Executive Summary

If the 65 educators, scientists and media specialists who gathered at the “Bridging the Poles” workshop in Washington, DC on June 23-25, 2004 have their way, a semi-trailer truck labeled “Got Snow?” would traverse the country during the International Polar Year (IPY) of 2007-2009 loaded with polar gear, interactive activities, and a snowmaker. We would significantly increase the number of Arctic residents—especially indigenous Alaskans—with PhDs. We would build exchange programs between inner city youths and polar residents. Polar exhibitions would open at natural history and art museums and zoos. And polar postage stamps, interactive polar computer games, national polar book-of-the month recommendations, made-for-TV polar documentaries, and a polar youth forum, would bring the poles front and center to the public’s attention. The goals of the NSF-sponsored workshop were to define strategies that will engage the next generation of polar scientists, engineers and leaders, and inspire the general public. Through a series of plenary talks and roundtable discussions, the workshop focused on: opportunities and needs for different levels, engaging diverse communities, leveraging the importance and excitement of polar science, and programs to feature nationally and internationally over the next 5 years. This workshop was the first major community effort to develop an integrated education and outreach program that would maximize the potential of the International Polar Year.

A mountain on the rim of the Taylor Dry Valley, Antarctica
A mountain on the rim of the Taylor Dry Valley, Antarctica, was framed by a hole in one of the wind-eroded rocks (Ventrifacts) above Lake Bonney Camp (taken 12/03). Photo credit: science teacher Carol Landis.

Discussions about opportunities and models for engaging different levels: grades K-5, 6-12, Photo courtesy of science teacher Carol Landis (12/03) a mountain on the north rim of the Taylor Dry Valley, Antarctica, was framed by a hole in one of the wind-eroded rocks ventifacts) above Lake Bonney Camp. Undergraduate non-science, undergraduate and graduate science majors, and the general public, emphasized capitalizing on the tremendous ability of polar themes to attract attention and the need for a broad, interdisciplinary approach. With their geographic foundation, the poles encompass multiple content areas ranging from science to culture and heritage. Workshop participants advocated capturing student interest and increasing science literacy in the general public by linking fascination with polar environments, to improving science, math, reading, and other skills, while integrating polar themes into state and national standards. Polar science can engage diverse groups of learners in science as a human endeavor, history and nature of science, science as inquiry, and science and technology.For advanced students, there are exciting opportunities in circumpolar distance learning with Web course delivery, as well as other programs such as the University of the Arctic's PhD networks and collaborative field courses. Beyond curricula, the use of polar themes in major competitions such as the National History Month, the National Ocean Sciences Bowl and Intel is a powerful way to expand attention on, and interest in, polar subjects. Other imaginative polar education and outreach ideas discussed at the workshop include polar-themed McDonald’s Happy Meals, circumpolar following of “A Day in the Life at the Poles,” and junior Arctic and Antarctic councils.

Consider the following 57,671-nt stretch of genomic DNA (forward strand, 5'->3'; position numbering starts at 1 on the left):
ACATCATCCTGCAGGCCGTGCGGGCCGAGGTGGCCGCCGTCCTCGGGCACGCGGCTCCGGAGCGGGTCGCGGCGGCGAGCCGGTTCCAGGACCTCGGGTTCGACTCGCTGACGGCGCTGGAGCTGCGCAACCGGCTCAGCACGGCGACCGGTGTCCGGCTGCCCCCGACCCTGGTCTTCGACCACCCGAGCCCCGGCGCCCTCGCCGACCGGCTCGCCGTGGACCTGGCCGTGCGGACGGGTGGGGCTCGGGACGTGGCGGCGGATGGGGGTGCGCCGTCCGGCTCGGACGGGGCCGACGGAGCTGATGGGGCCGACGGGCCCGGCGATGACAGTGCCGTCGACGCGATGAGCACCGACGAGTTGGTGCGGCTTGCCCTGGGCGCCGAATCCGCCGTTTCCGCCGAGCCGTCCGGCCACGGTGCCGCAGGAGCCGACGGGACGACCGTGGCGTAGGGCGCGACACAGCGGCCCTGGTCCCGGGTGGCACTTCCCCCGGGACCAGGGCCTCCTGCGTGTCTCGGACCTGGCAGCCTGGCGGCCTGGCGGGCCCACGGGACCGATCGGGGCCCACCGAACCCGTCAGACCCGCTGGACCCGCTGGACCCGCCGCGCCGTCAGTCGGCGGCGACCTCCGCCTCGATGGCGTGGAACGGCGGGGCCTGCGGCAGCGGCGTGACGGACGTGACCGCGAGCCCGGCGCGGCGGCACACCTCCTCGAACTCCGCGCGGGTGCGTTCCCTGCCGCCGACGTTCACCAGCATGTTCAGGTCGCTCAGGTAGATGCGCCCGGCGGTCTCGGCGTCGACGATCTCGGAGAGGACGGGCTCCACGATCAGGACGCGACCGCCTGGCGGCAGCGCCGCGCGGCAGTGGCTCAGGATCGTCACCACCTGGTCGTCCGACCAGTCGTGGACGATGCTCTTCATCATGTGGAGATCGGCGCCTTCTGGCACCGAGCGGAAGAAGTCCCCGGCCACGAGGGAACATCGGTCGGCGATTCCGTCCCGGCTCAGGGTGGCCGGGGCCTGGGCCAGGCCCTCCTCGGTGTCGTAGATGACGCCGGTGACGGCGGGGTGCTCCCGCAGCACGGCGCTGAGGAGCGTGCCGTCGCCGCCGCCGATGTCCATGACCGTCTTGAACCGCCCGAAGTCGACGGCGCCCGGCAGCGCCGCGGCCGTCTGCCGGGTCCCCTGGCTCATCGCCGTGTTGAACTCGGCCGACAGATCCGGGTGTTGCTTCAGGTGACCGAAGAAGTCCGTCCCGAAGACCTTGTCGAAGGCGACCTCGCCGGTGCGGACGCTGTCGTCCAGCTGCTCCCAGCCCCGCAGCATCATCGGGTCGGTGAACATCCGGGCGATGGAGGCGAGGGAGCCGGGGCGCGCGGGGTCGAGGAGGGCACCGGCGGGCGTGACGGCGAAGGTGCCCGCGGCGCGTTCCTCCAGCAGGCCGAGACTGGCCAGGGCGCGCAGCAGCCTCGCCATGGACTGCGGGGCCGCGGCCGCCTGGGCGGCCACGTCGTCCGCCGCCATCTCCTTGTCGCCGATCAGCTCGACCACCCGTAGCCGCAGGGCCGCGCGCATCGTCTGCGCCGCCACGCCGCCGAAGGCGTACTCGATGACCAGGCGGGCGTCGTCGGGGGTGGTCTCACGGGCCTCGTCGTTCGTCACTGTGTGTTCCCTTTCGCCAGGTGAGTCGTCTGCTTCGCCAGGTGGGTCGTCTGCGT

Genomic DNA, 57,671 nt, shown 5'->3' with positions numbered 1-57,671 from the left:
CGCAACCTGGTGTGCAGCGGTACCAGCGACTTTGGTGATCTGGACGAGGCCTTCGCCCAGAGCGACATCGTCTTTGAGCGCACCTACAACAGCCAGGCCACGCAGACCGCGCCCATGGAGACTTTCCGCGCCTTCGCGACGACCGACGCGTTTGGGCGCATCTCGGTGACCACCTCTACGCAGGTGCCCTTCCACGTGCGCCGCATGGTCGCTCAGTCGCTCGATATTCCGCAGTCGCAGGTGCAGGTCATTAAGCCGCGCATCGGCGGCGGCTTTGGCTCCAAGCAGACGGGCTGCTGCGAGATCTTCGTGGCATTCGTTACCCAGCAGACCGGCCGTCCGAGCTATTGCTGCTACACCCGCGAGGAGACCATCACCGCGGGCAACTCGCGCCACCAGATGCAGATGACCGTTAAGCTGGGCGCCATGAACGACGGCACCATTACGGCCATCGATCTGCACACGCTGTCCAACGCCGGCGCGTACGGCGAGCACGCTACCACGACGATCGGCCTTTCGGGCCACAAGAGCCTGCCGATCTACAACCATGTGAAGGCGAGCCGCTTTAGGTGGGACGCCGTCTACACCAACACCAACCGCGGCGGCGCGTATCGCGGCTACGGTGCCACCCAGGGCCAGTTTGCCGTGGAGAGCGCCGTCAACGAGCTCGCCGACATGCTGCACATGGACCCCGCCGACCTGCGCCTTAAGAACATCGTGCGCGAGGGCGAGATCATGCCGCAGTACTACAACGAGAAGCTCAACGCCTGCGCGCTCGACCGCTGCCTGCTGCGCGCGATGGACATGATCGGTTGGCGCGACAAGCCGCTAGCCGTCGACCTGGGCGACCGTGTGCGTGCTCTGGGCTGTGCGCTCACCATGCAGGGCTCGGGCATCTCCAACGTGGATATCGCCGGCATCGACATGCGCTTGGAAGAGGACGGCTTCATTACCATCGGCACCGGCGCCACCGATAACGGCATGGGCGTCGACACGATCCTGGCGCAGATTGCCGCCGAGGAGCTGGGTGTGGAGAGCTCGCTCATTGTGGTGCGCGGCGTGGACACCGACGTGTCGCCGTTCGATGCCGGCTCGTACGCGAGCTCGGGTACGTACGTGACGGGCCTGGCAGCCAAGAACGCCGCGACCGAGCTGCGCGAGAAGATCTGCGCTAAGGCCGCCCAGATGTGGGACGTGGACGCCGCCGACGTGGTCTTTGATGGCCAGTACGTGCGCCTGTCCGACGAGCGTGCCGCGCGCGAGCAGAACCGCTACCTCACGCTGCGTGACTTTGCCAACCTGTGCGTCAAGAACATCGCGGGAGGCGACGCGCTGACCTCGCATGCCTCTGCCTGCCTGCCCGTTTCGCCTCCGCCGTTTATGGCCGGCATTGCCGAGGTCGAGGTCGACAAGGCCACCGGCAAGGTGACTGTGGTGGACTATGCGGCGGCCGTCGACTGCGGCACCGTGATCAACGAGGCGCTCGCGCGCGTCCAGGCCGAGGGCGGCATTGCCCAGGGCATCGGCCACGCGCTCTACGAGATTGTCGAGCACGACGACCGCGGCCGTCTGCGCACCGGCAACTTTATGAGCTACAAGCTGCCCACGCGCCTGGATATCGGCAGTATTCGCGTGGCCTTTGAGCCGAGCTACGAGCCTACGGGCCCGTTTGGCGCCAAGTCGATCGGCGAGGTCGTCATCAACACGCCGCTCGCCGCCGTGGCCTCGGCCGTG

Participants articulated the need of the polar science community to fully engage more diverse participation, including Arctic peoples and communities, underrepresented minorities, and women, as well as broadening economic and geographic involvement. Communication with Arctic indigenous people must extend beyond the simple transmittal of science results. Programs must advance the next generation of researchers from the Arctic who will investigate and communicate northern issues to global populations and decision makers. This theme of building capacity within communities, together with providing opportunities for personal contact and field experiences, making polar issues relevant at the community level, and developing mentoring and support systems was articulated by workshop participants for each target group. Common interests can bring diverse communities together. For example, Matthew Henson, the African American explorer who went to the North Pole with Robert E. Peary, played a crucial role in polar exploration at the turn of the last century, yet since his time minorities have remained underrepresented in polar science. A first step towards bridging the gap between inner city communities and communities in the Arctic was taken at the workshop when the leader of the Earth Conservation Corps’ Matthew Henson Center in Washington DC established contact with Native Alaskans and together they began to plan exchange programs. Unlike many of the other sciences, user data collected through the experience of San Francisco’s Exploratorium’s Webbased “Live@”, including “Science Live from Antarctica,” indicates that polar themes, unlike many other science themes, draw a nearly gender-balanced audience. Polar education efforts should build on this latent interest to develop a more gender-diverse community.